High school basketball: Highland senior Ma'ata Epenisa blazes trail from Tonga to college
“He said, ‘Let’s just see what happens,’ ” Chatterton said. “We put her in and all of the sudden she gets catches every time she wants to get a catch and they’re fouling her every time, so now we’re getting to the free-throw line.”
Highland attempted 34 foul shots in that game, Epenisa scored nine points, and the Rams won by a nine-point margin, their first region win in three seasons. Four days later, Highland defeated East, with Epenisa scoring two points, and the Rams entered the offseason with a boost of confidence.
“Having her on the floor just created so much for us, to have an inside-out presence, which we didn’t have without her,” Chatterton said.
He took the team to multiple team camps throughout the summer, and Epenisa started each game. The experience allowed her to become more comfortable on the court and to build confidence in her own abilities.
“Before games, before we warm up, I always quiet down, that’s how nervous I am,” she said. “When we do the jump for the ball, I always look at my teammates and it gives me confidence.”
From the very start of her first season, Epenisa carried a basketball and her teammates with her nearly everywhere she went. Having so many individuals to lean on is an aspect of team sports that continued to help ease her transition into her new community.
“When I first moved over here, I didn’t really like it. I always stayed home,” she said. “But when I tried out for basketball, the team just bonded. We know each other, we help each other out; when we lose a game, we’re just happy to be around each other.”
Epenisa has also enjoyed the support of her mom and siblings as she has taken on this new challenge and, although she has not seen her dad since moving to Salt Lake — and he has never seen her play — she relives each game with him over the phone on Friday nights.
Now, midway through her second year in a basketball uniform, Epenisa continues to count on her family and her teammates who, along with her, have put together the Rams’ best record since the 2009-10 season. Highland is currently 7-4 overall, 4-1 in Region 6, and enjoyed a seven-game win streak throughout December and January. Epenisa, who is averaging eight points per game, recorded a career-high 20 points in a Jan. 14 win over Cyprus, and is now turning her attention to the idea of a collegiate career.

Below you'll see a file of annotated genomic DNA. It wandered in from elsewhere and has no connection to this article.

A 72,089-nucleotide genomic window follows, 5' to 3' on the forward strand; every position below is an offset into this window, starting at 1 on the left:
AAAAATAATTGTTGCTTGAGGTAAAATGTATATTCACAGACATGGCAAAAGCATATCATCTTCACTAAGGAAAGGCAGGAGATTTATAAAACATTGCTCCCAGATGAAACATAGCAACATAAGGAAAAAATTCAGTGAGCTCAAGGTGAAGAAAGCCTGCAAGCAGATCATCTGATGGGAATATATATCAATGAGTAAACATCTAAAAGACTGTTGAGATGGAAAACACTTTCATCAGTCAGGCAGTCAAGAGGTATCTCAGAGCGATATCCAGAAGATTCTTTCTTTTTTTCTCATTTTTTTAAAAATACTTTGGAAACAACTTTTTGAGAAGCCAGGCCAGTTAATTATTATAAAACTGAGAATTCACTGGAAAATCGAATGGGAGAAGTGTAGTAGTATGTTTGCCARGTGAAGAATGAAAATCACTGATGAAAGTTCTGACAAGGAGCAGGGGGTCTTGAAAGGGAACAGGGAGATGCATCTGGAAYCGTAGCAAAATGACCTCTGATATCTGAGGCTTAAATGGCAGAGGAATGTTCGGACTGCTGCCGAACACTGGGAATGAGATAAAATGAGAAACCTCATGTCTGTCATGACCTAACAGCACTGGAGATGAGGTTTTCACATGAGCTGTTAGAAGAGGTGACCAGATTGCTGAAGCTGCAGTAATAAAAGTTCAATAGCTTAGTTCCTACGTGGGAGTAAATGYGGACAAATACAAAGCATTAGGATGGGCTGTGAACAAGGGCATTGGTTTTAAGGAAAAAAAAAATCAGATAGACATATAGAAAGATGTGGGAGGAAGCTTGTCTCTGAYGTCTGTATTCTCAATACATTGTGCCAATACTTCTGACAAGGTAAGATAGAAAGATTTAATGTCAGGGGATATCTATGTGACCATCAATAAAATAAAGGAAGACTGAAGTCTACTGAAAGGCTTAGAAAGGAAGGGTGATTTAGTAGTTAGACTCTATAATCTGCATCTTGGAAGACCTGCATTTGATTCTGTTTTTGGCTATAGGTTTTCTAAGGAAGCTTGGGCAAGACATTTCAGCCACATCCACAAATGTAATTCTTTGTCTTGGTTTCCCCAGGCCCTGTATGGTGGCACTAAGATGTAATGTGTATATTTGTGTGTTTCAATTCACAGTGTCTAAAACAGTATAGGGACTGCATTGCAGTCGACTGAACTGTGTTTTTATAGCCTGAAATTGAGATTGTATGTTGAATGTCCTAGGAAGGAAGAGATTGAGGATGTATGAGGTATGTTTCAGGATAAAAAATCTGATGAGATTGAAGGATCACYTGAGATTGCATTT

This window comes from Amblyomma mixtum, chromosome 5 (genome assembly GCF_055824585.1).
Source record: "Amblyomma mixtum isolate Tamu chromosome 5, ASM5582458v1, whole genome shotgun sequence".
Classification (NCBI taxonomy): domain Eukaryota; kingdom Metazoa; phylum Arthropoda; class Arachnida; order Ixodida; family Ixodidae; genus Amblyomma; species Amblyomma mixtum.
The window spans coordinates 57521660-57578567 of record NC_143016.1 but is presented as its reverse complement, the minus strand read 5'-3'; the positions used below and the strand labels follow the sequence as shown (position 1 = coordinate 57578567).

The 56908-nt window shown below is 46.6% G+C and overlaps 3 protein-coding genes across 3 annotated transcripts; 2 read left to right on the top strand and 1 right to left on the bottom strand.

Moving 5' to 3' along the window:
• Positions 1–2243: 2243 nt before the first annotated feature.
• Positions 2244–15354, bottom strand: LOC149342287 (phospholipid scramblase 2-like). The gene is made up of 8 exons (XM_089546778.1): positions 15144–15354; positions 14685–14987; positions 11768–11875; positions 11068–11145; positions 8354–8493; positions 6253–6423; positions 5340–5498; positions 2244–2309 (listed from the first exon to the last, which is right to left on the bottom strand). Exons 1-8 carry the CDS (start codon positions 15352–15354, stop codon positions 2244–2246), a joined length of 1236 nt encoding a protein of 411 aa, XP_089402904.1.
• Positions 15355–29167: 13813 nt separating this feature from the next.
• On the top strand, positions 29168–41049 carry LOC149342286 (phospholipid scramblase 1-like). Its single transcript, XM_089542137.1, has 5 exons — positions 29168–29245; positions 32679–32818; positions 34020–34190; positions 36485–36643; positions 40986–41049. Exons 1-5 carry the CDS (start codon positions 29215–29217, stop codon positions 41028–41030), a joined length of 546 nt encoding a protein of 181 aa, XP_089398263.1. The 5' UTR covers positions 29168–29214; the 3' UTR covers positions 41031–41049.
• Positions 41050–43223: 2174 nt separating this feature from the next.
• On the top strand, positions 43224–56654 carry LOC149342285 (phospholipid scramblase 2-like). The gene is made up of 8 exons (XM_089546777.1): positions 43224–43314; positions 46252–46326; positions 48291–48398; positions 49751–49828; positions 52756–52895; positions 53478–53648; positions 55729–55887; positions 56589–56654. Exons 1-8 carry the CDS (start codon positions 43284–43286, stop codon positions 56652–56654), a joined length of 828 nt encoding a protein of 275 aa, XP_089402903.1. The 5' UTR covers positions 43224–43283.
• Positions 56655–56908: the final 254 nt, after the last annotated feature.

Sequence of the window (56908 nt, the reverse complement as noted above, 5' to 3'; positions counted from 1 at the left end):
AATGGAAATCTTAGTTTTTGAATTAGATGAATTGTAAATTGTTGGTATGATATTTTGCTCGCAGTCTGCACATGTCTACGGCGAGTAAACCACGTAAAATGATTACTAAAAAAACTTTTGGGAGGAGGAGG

“It was something I brought to her,” Chatterton said. “I asked, ‘Do you want to continue to play?’ and she said, ‘Can I?’ Kind of an, ‘I didn’t even know that was a possibility’ kind of thing.”
Her coach committed to contacting colleges while Epenisa, now more than ever, works to improve her basketball abilities in hopes it can lead to a college education. With a 3.5 grade point average and interest in math and science, she wants to become a doctor.
She also wants to repay her parents.
“The truth is I don’t really care where. (I just hope) I can find a school that will offer me a scholarship,” Epenisa said through tears, “so that I don’t have to ask my mom to pay for that.
“She helps us a lot, she pays for this, she pays for that. I just want to help my mom out, so I am doing my best in sports, I am working for my own money for college.”
So far, a handful of local community colleges have expressed interest in Epenisa, a step Chatterton is especially proud of.
“She’s a special kid,” Chatterton said. “She’s been a positive influence on our program, and to see the improvements and the time and effort and work she’s put in has been really great.”
Sarah Thomas earned a degree in Mathematics from the University of Utah and is currently pursuing an MBA at Westminster College. She has been covering sports for the Deseret News since 2008.
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